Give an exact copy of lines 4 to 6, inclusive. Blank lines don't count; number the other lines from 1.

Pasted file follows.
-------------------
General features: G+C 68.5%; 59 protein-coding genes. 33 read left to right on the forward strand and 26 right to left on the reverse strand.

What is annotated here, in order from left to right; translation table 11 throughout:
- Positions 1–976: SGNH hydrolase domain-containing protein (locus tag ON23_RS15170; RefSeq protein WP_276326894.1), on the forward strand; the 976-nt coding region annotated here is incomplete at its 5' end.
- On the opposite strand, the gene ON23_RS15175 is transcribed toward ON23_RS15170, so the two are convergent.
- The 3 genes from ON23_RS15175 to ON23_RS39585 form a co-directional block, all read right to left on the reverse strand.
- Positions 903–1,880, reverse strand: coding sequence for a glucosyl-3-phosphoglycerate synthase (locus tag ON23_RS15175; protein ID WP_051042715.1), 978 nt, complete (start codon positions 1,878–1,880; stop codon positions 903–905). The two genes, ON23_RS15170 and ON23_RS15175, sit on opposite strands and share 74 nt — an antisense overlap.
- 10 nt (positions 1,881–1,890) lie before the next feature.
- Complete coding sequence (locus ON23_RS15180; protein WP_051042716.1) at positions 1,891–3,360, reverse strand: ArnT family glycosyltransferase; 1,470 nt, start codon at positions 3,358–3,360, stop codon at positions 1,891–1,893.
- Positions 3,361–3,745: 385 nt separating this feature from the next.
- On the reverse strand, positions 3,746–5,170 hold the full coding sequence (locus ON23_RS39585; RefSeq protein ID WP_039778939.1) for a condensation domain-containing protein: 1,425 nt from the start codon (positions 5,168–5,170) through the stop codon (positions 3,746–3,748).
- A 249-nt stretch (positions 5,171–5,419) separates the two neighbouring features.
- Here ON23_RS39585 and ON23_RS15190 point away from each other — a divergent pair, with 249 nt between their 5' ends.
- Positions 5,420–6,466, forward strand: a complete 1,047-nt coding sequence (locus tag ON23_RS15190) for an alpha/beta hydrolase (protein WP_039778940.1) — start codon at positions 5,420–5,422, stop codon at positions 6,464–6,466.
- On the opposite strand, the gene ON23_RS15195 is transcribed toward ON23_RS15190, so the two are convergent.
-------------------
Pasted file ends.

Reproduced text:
- On the opposite strand, the gene ON23_RS15175 is transcribed toward ON23_RS15170, so the two are convergent.
- The 3 genes from ON23_RS15175 to ON23_RS39585 form a co-directional block, all read right to left on the reverse strand.
- Positions 903–1,880, reverse strand: coding sequence for a glucosyl-3-phosphoglycerate synthase (locus tag ON23_RS15175; protein ID WP_051042715.1), 978 nt, complete (start codon positions 1,878–1,880; stop codon positions 903–905). The two genes, ON23_RS15170 and ON23_RS15175, sit on opposite strands and share 74 nt — an antisense overlap.